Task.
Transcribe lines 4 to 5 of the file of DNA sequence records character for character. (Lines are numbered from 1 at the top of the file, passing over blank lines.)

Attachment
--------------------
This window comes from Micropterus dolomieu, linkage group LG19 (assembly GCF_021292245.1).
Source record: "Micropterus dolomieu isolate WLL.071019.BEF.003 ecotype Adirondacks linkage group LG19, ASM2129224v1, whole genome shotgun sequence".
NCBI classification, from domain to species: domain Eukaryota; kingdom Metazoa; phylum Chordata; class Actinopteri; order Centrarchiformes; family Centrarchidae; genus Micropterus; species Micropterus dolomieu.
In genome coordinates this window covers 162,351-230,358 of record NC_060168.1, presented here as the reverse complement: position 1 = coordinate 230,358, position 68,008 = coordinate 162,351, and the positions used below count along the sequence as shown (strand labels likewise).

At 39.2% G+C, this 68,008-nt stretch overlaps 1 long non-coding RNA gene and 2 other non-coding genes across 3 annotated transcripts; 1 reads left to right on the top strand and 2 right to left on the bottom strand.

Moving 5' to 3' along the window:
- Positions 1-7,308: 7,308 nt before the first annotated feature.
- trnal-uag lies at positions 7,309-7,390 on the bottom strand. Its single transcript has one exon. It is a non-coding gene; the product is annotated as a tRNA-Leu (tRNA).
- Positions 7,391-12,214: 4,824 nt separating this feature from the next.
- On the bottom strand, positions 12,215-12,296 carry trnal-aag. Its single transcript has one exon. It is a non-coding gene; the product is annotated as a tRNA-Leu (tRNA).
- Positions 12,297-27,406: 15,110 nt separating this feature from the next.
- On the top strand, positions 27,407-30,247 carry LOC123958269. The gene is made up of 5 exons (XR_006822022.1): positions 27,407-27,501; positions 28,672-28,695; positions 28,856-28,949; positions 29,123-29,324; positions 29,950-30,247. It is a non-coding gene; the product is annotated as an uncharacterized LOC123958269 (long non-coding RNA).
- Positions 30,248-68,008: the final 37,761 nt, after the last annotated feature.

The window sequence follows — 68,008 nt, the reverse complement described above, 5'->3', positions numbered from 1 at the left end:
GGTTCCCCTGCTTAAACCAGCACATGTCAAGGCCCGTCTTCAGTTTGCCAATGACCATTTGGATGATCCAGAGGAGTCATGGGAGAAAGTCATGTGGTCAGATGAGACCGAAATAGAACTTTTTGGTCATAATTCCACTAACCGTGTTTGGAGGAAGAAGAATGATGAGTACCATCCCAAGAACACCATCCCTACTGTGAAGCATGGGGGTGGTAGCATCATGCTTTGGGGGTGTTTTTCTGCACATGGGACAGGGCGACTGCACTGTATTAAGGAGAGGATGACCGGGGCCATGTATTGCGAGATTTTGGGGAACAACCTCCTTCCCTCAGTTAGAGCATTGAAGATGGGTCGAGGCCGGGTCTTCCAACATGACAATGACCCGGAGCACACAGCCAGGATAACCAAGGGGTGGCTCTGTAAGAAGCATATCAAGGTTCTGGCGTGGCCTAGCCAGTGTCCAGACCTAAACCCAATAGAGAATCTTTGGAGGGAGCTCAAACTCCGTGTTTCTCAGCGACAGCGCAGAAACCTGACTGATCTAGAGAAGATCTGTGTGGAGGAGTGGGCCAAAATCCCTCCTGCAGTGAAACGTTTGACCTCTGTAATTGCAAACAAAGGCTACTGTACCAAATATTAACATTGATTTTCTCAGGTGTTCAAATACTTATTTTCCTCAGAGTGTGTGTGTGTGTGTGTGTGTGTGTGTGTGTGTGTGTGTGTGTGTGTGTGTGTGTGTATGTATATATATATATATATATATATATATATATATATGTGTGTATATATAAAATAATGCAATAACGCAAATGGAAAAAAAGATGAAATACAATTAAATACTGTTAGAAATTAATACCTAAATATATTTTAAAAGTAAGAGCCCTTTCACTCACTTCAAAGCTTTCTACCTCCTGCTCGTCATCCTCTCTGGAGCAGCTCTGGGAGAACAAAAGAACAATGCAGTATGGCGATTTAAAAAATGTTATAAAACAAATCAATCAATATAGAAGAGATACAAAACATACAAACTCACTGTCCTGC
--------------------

In genome coordinates this window covers 162,351-230,358 of record NC_060168.1, presented here as the reverse complement: position 1 = coordinate 230,358, position 68,008 = coordinate 162,351, and the positions used below count along the sequence as shown (strand labels likewise).

At 39.2% G+C, this 68,008-nt stretch overlaps 1 long non-coding RNA gene and 2 other non-coding genes across 3 annotated transcripts; 1 reads left to right on the top strand and 2 right to left on the bottom strand.